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Amazonia: Getting to Know the Amazon

Among the earth’s greatest enigmas is the exotically beautiful and legendary Amazônia or the Amazon. The Rainforest serves as a sanctified connection between human and nature with the millions of flora and fauna it supports. The Amazon River that slices through the tropical Rainforest enchants the world with its many untold secrets and treasures waiting to be discovered.

The Amazon Rainforest is a tropical moist forest spread across 1.2 billion acres of great plain which is divided into nine South American nations including: Brazil with the biggest share of 60 percent of the whole area, Bolivia, Colombia, Ecuador, French Guiana, Guyana, Peru, Suriname, and Venezuela. The Amazon equates to half of the world’s existing rainforests and houses an unbelievable number of species which is the largest in the planet.

The Amazon River is the world’s largest with regards to volume and contends with the Nile as being the longest. Its very expansive dimension has gained it the nickname ‘The River Sea’ which no bridge crosses at any point. Its waters can be muddy on some parts, bluish, or sparkling crystal clear where the golden sand dunes beneath can be seen.

The Amazon may be accessed through the Manaus, a city nestled on the left bank of the Negro River where the river’s dark waters meets with the muddy ones of the Amazon’s branch-Solimões River. Another host city to an Amazon adventure is Belém which is the biggest among the cities crossed by the equator. Other vital entrance points include Santarém, Rio Branco, Boa Vista, Alta Floresta and Macapá.

The many routes and trails through the dense jungles that lead to various natural vistas such as waterfalls, springs, river bank dunes, wild rivers, and mangrove swamps make the Amazon a paradise for extreme excursionists.

In the extreme western Amazon is the Manu National Park, within the borders of Peru, which is considered the most biologically diverse and wildlife crowded among the Amazonian regions. It is located near the foot of the Andes and represents just ten percent of the whole Amazon. The place has long since been a favorite for wildlife documentaries.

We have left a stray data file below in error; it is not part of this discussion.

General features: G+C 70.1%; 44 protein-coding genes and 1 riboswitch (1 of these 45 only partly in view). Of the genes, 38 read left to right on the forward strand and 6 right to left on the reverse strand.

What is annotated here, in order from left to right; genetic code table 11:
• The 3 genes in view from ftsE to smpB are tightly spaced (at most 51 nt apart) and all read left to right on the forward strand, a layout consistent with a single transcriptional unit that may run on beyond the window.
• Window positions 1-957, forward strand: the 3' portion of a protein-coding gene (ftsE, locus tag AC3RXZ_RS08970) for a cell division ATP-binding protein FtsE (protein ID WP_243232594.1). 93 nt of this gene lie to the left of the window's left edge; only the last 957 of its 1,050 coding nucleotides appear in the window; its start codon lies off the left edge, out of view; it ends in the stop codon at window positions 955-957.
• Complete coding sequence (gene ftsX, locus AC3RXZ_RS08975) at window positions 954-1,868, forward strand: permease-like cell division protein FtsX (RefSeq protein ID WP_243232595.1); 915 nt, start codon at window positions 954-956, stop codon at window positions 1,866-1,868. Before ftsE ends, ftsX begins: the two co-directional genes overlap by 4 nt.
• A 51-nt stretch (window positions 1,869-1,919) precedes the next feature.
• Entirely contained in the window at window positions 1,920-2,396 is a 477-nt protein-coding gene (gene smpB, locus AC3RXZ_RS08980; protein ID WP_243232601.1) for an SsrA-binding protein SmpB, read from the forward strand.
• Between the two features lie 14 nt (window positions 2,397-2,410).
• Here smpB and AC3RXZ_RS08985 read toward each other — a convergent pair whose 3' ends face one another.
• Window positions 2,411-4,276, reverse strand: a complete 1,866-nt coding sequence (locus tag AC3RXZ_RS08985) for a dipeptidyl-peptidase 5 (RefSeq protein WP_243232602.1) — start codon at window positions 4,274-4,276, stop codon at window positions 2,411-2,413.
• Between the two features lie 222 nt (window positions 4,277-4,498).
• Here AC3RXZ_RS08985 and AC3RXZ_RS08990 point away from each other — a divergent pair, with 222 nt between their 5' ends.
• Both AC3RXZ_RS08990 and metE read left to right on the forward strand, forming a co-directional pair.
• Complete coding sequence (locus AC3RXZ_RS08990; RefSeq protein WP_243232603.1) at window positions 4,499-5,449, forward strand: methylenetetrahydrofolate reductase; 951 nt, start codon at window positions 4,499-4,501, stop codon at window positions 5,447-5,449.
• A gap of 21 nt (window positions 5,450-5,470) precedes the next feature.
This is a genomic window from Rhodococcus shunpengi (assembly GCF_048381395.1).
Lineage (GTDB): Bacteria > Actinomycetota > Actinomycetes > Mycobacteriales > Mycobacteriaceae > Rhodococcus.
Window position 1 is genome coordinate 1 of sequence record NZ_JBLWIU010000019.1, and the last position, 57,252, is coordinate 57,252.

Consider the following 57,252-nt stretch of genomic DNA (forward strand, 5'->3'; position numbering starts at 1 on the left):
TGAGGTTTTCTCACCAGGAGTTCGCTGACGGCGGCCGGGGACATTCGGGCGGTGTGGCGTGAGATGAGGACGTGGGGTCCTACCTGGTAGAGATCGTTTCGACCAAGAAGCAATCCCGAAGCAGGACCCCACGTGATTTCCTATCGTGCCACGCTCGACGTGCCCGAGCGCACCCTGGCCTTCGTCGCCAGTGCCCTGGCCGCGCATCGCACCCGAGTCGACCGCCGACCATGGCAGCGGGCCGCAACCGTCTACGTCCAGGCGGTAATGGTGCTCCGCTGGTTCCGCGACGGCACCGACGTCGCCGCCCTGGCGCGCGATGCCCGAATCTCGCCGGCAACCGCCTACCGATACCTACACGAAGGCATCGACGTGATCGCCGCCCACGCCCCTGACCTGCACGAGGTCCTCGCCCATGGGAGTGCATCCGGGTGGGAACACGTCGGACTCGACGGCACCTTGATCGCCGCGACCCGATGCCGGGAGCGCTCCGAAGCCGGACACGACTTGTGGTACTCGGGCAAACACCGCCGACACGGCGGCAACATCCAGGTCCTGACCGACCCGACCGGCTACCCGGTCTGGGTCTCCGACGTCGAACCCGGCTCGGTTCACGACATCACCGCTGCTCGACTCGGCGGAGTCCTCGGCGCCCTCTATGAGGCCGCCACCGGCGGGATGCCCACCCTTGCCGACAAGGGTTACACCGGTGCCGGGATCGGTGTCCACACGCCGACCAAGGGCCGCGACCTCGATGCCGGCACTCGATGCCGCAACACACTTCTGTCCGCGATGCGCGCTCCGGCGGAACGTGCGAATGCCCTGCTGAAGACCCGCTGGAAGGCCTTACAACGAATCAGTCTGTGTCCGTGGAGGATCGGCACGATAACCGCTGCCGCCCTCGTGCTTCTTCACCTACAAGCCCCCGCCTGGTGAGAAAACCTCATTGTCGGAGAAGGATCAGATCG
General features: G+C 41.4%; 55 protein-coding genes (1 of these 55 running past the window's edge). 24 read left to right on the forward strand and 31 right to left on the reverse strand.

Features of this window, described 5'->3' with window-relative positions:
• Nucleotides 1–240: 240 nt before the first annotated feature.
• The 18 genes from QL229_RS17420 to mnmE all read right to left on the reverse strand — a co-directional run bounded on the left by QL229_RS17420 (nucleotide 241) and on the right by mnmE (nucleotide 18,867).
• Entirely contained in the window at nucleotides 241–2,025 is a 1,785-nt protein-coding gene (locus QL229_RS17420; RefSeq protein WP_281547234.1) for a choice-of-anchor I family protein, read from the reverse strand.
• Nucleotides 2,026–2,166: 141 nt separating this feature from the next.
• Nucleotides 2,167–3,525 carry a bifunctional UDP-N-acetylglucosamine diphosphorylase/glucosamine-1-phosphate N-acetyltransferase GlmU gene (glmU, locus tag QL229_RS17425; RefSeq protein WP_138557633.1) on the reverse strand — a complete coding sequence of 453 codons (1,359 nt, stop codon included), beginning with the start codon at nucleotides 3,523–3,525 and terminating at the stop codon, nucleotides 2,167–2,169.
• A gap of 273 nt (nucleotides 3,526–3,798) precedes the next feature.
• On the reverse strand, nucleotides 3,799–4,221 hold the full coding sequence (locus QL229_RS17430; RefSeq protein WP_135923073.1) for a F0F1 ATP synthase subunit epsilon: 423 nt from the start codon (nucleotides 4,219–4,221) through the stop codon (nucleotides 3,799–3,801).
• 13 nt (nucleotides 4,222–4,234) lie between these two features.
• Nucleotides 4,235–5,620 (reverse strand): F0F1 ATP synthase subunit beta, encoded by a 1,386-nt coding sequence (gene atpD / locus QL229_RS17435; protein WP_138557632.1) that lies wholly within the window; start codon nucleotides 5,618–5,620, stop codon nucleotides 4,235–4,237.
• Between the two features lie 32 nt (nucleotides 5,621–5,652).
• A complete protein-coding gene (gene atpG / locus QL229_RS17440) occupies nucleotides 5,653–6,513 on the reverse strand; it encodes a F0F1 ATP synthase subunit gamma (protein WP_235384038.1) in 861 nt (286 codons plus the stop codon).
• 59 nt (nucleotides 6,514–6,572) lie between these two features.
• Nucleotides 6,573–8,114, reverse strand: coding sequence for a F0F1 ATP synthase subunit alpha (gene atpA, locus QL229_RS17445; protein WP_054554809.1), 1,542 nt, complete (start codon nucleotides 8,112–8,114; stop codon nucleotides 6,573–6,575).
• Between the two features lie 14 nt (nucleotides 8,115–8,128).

On the central west of Brazil is a marshland fed by the Amazon River called the Pantanal. This Amazonian ecosystem holds over six hundred species of birds of beautiful plumages. Among the famous activities here is birdwatching and photo safari where you’d have the chance to glimpse at and photograph the rare jabiru alongside roseate spoonbills, eagles, wood storks, sparrow-hawks, toucans, macaws, rheas, herons, parrots, divers, teals, and many more.

Sport fishing is also one of the great delights when visiting the Amazon with around two thousand species of freshwater fishes. Watching ornamental fishes is also enjoyed besides fishing. You can even bait the dreaded but famous, carnivorous piranha-which is featured in a native dish and served to guests as aphrodisiac.

Amazon is not only a vast site for nature explorers but proves to be a cultural treat as well with its traditional communities of native forest settlers, the ‘caboclos’ or descendants of mixed bloods, the rubber gatherers and riverbank dwellers.

The long history and continuous flow of tourists that the Amazon attracts have brought forth the spring of jungle hotels, floating lodges, campsites and even resorts that provide visitors a comfortable stay within the embrace of the magnificent sights and sounds of nature. Tours and cruises also abound offering various itineraries for different schedules and budget.

Aweng Moral-Basco, also known as Elvie Grace, has been writing online since 2006. She is adept at researching and writing articles for educational and/or marketing purposes. She also caters to copywriting, SEO writing, technical writing, and creative writing.

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